DVD/Blu-ray Review: Colin and Greg Strause's Skyline, starring Eric Balfour, Scottie Thompson, Donald Faison and David Zayas (with trailer video)

The rest of the group quickly realize that Los Angeles is under attack by some kind of alien creatures, and they have to make a decision whether to stay in the penthouse or try to make a run for it out of the city.

There are some plotlines in Skyline that don't matter much and never really progress. Sometimes it feels like the film as a whole is just going through the motions of being a movie, without focusing on doing any one thing well. With a script featuring lines like “They try that light stuff, we got each other’s back,” “I hate L.A.,” and lots of painful screaming by Donald Faizon, there is not really much here that can be given credit. However, in a movie like this, I don’t go in expecting intellectual dialogue.

The actors do a better job of acting when they’re not speaking, which is actually not a total knock. The cast — namely Balfour and Brittany Daniel — display some good facial expressions and emotions, which go a long way in an alien invasion flick.

There's some really nice use of POV in the film, but aside from that, the cinematography and blocking are very questionable, lending to that low-grade TV movie quality. The CGI in the film can be excellent from afar, but is susceptible to looking hokey for close-up shots. (Even the higher-quality CGI has its moments of fakery.) I should warn you now: There are a few scenes in Skyline that I found to be appalling, and as disgusting as they were unnecessary — and this warning is coming from a guy who can handle movies like Hostel and Saw without wincing.

What rating a film like Skyline boils down to are whether or not the movie is intriguing and entertaining. It certainly has an intriguing premise with some fresh ideas, and at times I found it entertaining. The problem is that aside from maybe one character, you really couldn’t care less if these people live or die. And then there’s my whole point about it being close to a bad made-for-cable movie. Oh yeah, that minor detail.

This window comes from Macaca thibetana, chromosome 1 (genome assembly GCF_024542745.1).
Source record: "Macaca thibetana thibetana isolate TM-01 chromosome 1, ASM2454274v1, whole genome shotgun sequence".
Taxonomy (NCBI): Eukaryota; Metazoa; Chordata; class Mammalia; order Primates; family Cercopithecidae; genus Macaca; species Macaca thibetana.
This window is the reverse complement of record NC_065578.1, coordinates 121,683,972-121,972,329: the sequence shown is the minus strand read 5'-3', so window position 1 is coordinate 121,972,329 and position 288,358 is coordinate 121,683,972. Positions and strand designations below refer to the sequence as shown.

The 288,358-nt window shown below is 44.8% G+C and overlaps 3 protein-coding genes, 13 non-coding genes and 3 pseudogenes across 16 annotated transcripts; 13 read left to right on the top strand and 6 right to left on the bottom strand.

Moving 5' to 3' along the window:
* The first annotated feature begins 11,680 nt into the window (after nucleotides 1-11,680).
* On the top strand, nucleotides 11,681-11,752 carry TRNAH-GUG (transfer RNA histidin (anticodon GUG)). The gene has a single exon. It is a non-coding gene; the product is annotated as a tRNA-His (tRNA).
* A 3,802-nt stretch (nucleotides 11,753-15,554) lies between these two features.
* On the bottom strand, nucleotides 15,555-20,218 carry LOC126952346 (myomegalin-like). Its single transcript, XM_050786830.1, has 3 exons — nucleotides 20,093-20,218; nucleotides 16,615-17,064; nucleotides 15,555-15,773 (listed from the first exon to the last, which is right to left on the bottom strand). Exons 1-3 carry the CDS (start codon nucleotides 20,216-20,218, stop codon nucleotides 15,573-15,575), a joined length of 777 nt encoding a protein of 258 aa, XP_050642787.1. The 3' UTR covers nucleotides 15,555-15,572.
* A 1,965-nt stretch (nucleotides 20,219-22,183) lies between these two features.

That said, I liked the Blu-Ray Hi-Def edition I previewed — though that was probably because this was the first film I’ve watched since getting a television that allows for the Blu-Ray features to take full effect. Picture quality absolutely matters in a movie where the CGI does the heavy lifting, and Skyline's visuals were crisp from beginning to end. The special features, on the other hand, are nothing more than what you’d usually get from a DVD. Still, it's always interesting to see some of the work that went into making the movie. Also, you can get more features (trailers, movie info, etc.) if your Blu-Ray player has Internet capabilities.

Directed by sibling duo Colin and Greg Strause, Skyline isn't all bad, but it's just a few steps away from being a low-grade, made-for-TV science fiction flick. The only differences between this movie and something you would see go straight to DVD or on cable in the wee hours of the night are some solid special effects and a cast of actors we’ve maybe, sort of seen before.

The movie follows Jarrod (Eric Balfour), who brings his girlfriend (Scottie Thompson) along on a trip to Los Angeles. Their business there is pleasure, as they are meeting up with Jarrod’s long-time buddy, Terry (Donald Faison). The style of the opening scenes in South L.A. and the musical choices almost feel like something out of a teenage television soap opera like The OC or Gossip Girl.

Following a party at Terry’s penthouse (he is filthy rich), the group of people who are spending the night are awoken by a powerful blue light coming from outside. One party member stares a little too long into that light, and gets sucked right in.

Seriously, do not go toward the light.

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